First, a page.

The milieu of spatial freedom can be noisy. If that were not so, nothing would be heard or written in tabula rasa in corde suo, “the blank slate of the heart” so to speak. Fortunately, where there is sound, there is also silence, more so in this music by saxophonist François Carrier, drummer Michel Lambert and pianist Alexey Lapin. Each musician leads this performance, which is surprisingly formed and visceral despite suggestions of the formlessness of “Space” and “Spirit.” Another curiosity in the presentation is that the music has five distinct parts (one would have expected a continuous musical flow); each reaching the gossamer fragility of the best of free-improvised music. The music is imbued with a sense of languor and immediacy and richness in abundance in saxophone and piano parts.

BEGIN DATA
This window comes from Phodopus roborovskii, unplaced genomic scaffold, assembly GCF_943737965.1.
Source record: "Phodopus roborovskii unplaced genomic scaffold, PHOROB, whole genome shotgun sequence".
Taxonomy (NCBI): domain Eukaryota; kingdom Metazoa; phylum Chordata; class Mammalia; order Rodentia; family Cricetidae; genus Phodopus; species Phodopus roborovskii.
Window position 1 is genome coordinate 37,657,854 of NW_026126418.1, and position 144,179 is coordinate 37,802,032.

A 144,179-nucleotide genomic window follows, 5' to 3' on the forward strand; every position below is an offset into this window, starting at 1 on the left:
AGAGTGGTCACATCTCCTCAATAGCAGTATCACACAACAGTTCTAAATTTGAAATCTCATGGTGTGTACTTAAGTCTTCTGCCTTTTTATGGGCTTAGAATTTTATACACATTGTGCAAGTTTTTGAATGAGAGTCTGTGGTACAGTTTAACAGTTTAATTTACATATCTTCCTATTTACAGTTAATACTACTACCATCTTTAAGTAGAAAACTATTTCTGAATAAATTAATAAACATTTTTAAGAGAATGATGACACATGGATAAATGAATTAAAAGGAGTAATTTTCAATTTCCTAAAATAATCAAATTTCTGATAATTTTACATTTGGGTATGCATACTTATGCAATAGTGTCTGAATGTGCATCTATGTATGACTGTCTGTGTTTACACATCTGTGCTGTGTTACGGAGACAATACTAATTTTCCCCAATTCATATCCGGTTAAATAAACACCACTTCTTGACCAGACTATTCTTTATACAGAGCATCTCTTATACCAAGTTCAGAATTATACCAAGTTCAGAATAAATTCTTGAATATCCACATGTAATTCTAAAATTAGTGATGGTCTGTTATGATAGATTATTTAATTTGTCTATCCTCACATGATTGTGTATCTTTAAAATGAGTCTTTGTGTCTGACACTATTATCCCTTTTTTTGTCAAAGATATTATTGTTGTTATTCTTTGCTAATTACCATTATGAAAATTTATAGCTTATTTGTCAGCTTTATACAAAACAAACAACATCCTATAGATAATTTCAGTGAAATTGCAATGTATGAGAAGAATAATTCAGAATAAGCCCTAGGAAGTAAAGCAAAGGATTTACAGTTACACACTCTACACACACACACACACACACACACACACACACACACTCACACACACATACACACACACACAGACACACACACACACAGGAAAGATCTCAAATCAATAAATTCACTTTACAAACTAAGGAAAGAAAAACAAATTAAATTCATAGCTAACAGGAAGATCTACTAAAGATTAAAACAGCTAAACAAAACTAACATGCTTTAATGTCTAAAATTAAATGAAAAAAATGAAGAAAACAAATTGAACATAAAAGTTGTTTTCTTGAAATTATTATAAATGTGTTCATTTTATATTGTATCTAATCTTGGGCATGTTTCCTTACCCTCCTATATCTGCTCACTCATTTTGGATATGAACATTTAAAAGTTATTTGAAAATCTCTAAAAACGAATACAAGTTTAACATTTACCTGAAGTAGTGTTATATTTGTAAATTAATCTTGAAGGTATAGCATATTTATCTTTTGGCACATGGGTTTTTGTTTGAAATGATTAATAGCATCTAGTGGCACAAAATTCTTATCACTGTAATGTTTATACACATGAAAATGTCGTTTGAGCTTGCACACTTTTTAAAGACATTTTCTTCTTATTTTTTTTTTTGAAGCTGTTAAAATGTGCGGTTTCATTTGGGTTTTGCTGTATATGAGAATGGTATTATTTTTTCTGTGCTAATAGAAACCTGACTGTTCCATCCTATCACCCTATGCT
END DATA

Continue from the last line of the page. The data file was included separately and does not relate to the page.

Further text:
That’s not to say that textures clot: flecks of melody flicker in the ear, enticing and disappearing in a moment; the balancing that makes that possible is admirable and it has much to do with the incessant tattoo of the drummer’s alternately placid and volcanic intercessions. The musicians’ work comes off in rather special ways. In Keep Calm, for instance, the saxophone, caustic and stark, smacks at the winging, indeterminate piano and in Nevsky Prospect, drummer and pianist come up against the saxophonist’s snarling, nasty layering in the climactic, dying sections of the piece. Everywhere in the program, are muscularity and the mystery of Space and Spirit in abundance.